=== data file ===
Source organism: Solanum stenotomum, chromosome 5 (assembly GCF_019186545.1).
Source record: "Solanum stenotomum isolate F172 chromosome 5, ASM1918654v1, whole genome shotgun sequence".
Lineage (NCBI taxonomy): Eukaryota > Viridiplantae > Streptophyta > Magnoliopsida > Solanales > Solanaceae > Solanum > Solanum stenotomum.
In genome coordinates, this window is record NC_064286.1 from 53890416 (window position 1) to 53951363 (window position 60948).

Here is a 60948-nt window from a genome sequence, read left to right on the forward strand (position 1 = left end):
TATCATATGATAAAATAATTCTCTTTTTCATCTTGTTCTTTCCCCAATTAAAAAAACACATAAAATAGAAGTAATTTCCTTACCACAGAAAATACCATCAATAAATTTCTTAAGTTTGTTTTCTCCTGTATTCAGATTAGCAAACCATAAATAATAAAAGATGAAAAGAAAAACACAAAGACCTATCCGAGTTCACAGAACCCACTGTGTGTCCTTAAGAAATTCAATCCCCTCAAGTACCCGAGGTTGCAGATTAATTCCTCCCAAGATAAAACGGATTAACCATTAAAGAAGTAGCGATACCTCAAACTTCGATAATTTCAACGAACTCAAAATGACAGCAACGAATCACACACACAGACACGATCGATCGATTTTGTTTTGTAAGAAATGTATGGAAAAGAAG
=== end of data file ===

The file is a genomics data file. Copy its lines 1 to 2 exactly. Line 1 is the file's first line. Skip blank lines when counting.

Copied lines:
Source organism: Solanum stenotomum, chromosome 5 (assembly GCF_019186545.1).
Source record: "Solanum stenotomum isolate F172 chromosome 5, ASM1918654v1, whole genome shotgun sequence".